Buying a home is a major financial commitment. It’s exciting, but can also be confusing and overwhelming. Choosing the best mortgage that fits your needs is an important first step and first-time homebuyers in particular should research the many options and know the right questions to ask. Here are some questions to ask a lender that will help you make an informed mortgage decision:
- How much can I afford? A home affordability calculator can help you get an idea of what you may be able to afford and keep your monthly payments within your budget. In addition to recurring expenses like car payments, student loans, credit cards and disposable income, be sure to consider other monthly expenses related to the new home, like association fees, homeowners’ insurance, utilities and property taxes. Further, some types of mortgages have firm eligibility cutoffs related to the ratio between a buyer’s total debt amounts and their monthly income.
- How much do I need for a down payment? It’s a common misconception that a 20 percent down payment is required to buy a home. Let’s face it, a 20 percent down payment is a lot of money, and often the largest obstacle for homeownership, especially for first-time buyers. You can qualify for a conventional mortgage with as little as 3 percent down. Conventional mortgages originated with a low down payment, which is defined as less than 20 percent, require private mortgage insurance (MI) until approximately 20 percent equity is established through either monthly payments or home price appreciation. When mortgage insurance cancels, your monthly mortgage bill is reduced. It is important to know that not all forms of MI are created equal – private mortgage insurance is temporary and cancelable but the overwhelming majority of mortgages backed by the government’s Federal Housing Administration (FHA) contain insurance that cannot be canceled.
- What is the interest rate and is it fixed? Most first-time homebuyers go with a 30-year fixed-rate mortgage, which locks you into an interest rate with steady, predictable payments. Different lenders may offer different rates, so make sure to contact several lenders to ensure you’re getting the best option available in the market. A rate lock protects you from rising interest rates while the loan is being processed and lasts for a specific amount of time. In addition, make sure you know whether the rate is fixed or “adjustable.” Adjustable rate mortgages, commonly referred to as “ARMs,” result in periodic adjustments in the interest rate based on the lender’s cost of credit, and can be detrimental to homeowners in rising interest rate environments. Finally, ask if you are paying for “points” to reduce the interest rate. It’s an added upfront cost paid at closing, but it results in a lower rate for the life of the loan.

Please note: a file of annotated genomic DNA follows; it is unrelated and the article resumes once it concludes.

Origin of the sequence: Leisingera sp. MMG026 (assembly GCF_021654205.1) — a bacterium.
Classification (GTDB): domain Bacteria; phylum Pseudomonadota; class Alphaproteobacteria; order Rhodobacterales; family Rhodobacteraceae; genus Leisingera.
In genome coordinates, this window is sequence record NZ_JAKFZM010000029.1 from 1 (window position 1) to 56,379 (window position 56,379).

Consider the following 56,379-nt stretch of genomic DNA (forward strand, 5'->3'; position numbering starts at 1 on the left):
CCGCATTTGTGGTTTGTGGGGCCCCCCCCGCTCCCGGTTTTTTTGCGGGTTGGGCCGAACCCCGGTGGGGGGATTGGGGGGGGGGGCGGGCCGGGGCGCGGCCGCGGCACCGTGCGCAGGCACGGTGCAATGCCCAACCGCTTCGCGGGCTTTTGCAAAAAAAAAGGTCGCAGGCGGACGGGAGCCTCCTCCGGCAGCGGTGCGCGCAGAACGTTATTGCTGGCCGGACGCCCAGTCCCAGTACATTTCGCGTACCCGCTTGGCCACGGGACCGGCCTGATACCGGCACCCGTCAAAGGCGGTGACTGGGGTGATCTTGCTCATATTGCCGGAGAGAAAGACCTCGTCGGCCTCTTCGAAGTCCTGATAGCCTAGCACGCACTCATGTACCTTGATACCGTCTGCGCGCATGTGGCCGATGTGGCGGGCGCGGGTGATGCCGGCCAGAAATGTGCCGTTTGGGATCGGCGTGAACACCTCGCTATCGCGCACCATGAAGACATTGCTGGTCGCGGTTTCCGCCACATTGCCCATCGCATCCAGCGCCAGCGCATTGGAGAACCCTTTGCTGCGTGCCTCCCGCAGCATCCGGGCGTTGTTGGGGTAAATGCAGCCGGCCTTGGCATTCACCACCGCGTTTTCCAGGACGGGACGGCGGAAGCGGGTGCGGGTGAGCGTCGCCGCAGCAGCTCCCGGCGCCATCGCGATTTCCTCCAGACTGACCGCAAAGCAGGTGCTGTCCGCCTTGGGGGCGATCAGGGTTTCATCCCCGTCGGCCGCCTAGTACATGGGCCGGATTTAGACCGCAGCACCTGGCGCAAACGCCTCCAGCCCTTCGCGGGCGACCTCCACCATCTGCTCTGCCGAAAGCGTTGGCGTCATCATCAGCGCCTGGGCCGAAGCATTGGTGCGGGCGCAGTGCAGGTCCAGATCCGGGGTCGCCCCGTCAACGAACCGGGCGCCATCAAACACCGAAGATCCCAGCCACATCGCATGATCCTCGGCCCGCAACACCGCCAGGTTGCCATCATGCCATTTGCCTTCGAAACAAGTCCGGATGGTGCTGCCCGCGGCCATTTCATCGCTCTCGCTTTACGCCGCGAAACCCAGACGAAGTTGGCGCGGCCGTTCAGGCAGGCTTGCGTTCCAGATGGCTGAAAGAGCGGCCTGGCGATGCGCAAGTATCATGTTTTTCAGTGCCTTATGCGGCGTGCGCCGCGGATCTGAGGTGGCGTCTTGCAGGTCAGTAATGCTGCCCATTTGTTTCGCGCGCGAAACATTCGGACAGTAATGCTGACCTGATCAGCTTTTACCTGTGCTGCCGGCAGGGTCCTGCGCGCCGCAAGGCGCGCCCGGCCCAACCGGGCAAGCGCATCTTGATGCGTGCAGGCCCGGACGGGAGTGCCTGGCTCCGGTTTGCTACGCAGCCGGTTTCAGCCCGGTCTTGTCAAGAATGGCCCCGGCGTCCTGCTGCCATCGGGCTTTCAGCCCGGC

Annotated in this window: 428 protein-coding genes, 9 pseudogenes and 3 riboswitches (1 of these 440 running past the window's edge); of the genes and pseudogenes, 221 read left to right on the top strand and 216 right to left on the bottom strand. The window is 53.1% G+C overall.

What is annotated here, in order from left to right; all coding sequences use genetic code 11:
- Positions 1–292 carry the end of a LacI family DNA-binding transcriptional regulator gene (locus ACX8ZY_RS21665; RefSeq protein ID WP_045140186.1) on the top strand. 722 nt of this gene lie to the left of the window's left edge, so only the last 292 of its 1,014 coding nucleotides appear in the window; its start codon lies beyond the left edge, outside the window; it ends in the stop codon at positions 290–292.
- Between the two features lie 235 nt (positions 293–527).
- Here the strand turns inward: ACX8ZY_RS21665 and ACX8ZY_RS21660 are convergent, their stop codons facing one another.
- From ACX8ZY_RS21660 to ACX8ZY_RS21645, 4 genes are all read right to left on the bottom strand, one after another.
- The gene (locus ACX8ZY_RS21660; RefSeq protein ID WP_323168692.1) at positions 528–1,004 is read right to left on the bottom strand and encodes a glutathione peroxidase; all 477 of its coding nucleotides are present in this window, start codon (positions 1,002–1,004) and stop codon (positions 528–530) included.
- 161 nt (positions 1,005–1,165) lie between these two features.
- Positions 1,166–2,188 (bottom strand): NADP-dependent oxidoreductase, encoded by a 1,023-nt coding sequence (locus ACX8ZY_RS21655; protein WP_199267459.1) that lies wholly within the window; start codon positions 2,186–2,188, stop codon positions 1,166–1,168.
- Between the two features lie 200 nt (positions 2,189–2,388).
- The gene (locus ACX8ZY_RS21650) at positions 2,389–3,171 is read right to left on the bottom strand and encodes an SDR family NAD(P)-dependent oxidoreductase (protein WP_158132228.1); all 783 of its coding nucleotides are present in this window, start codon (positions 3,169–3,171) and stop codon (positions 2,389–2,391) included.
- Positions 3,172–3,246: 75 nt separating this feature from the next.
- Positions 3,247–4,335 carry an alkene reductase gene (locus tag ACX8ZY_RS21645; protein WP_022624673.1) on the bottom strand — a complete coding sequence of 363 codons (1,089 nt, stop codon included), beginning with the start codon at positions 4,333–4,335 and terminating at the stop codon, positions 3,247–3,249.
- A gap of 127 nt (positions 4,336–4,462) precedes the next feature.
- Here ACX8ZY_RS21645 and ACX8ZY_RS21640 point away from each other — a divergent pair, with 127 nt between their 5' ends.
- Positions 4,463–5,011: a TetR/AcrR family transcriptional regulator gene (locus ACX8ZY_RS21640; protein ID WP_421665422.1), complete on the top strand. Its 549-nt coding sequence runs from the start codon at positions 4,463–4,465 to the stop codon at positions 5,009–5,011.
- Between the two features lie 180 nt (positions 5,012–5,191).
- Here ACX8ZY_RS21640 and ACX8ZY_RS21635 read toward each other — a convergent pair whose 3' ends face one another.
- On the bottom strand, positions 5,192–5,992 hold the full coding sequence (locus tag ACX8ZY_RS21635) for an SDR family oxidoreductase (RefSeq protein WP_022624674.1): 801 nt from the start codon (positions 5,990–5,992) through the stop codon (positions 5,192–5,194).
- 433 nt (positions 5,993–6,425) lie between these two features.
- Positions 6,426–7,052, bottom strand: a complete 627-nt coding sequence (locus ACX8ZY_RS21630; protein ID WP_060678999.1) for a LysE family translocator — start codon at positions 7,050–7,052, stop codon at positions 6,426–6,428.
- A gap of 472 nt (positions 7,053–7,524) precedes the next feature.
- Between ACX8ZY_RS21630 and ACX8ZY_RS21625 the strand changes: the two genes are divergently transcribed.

- Does my credit score matter? Yes, generally stronger credit scores (FICO 720 and above) come with better interest rates, but fortunately there are mortgage options for those with imperfect credit scores too. When you apply for a mortgage, your credit record is used to help determine your approval and mortgage terms, but it is not the only thing lenders consider. A lender will also look at your debt-to-income (DTI) ratio, cash reserves and other factors to help gauge your overall creditworthiness.
- Should I get pre-approved for a mortgage? Yes. Pre-approval means you receive a conditional commitment from a lender up to a specific loan amount. In a seller’s market with tight housing supply, being pre-approved demonstrates that you are a serious buyer with access to mortgage financing. To become pre-approved, you’ll provide your lender with information on your income, assets, debts and credit history to analyze your financial profile and determine your creditworthiness and amount you can borrow to purchase a home.
Make sure to know your options and choose the one that works for you. Check out lowdownpaymentfacts.org to learn more.